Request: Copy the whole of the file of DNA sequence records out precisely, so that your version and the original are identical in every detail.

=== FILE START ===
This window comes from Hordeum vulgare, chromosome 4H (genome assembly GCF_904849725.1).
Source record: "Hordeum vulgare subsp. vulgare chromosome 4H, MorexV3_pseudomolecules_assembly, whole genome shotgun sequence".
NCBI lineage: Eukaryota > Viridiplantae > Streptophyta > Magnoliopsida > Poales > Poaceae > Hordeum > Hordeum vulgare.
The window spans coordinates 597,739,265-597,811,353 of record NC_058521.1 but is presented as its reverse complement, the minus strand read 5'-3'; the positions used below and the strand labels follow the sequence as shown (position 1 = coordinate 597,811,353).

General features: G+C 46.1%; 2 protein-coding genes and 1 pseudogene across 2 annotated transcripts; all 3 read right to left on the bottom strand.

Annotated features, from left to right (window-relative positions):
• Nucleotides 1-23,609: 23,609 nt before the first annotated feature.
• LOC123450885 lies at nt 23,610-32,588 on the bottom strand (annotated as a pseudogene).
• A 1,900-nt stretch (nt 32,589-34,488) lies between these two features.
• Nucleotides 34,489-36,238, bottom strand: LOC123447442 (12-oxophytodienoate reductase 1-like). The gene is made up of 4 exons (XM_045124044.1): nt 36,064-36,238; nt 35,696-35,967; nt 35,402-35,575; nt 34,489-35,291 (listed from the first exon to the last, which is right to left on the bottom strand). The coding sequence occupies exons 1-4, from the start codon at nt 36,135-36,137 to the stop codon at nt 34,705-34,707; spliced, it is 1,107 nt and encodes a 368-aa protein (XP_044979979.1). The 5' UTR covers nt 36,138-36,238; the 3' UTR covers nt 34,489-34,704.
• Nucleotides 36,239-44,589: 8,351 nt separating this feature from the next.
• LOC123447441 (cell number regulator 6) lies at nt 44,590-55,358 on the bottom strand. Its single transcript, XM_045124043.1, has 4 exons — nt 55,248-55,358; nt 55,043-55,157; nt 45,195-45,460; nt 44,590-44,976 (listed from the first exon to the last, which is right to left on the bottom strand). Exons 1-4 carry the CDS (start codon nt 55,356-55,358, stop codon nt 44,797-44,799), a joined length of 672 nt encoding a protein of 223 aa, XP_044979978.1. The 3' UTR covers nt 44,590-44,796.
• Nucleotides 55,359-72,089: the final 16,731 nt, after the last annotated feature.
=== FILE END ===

This window comes from Hordeum vulgare, chromosome 4H (genome assembly GCF_904849725.1).
Source record: "Hordeum vulgare subsp. vulgare chromosome 4H, MorexV3_pseudomolecules_assembly, whole genome shotgun sequence".
NCBI lineage: Eukaryota > Viridiplantae > Streptophyta > Magnoliopsida > Poales > Poaceae > Hordeum > Hordeum vulgare.
The window spans coordinates 597,739,265-597,811,353 of record NC_058521.1 but is presented as its reverse complement, the minus strand read 5'-3'; the positions used below and the strand labels follow the sequence as shown (position 1 = coordinate 597,811,353).

General features: G+C 46.1%; 2 protein-coding genes and 1 pseudogene across 2 annotated transcripts; all 3 read right to left on the bottom strand.

Annotated features, from left to right (window-relative positions):
• Nucleotides 1-23,609: 23,609 nt before the first annotated feature.
• LOC123450885 lies at nt 23,610-32,588 on the bottom strand (annotated as a pseudogene).
• A 1,900-nt stretch (nt 32,589-34,488) lies between these two features.
• Nucleotides 34,489-36,238, bottom strand: LOC123447442 (12-oxophytodienoate reductase 1-like). The gene is made up of 4 exons (XM_045124044.1): nt 36,064-36,238; nt 35,696-35,967; nt 35,402-35,575; nt 34,489-35,291 (listed from the first exon to the last, which is right to left on the bottom strand). The coding sequence occupies exons 1-4, from the start codon at nt 36,135-36,137 to the stop codon at nt 34,705-34,707; spliced, it is 1,107 nt and encodes a 368-aa protein (XP_044979979.1). The 5' UTR covers nt 36,138-36,238; the 3' UTR covers nt 34,489-34,704.
• Nucleotides 36,239-44,589: 8,351 nt separating this feature from the next.
• LOC123447441 (cell number regulator 6) lies at nt 44,590-55,358 on the bottom strand. Its single transcript, XM_045124043.1, has 4 exons — nt 55,248-55,358; nt 55,043-55,157; nt 45,195-45,460; nt 44,590-44,976 (listed from the first exon to the last, which is right to left on the bottom strand). Exons 1-4 carry the CDS (start codon nt 55,356-55,358, stop codon nt 44,797-44,799), a joined length of 672 nt encoding a protein of 223 aa, XP_044979978.1. The 3' UTR covers nt 44,590-44,796.
• Nucleotides 55,359-72,089: the final 16,731 nt, after the last annotated feature.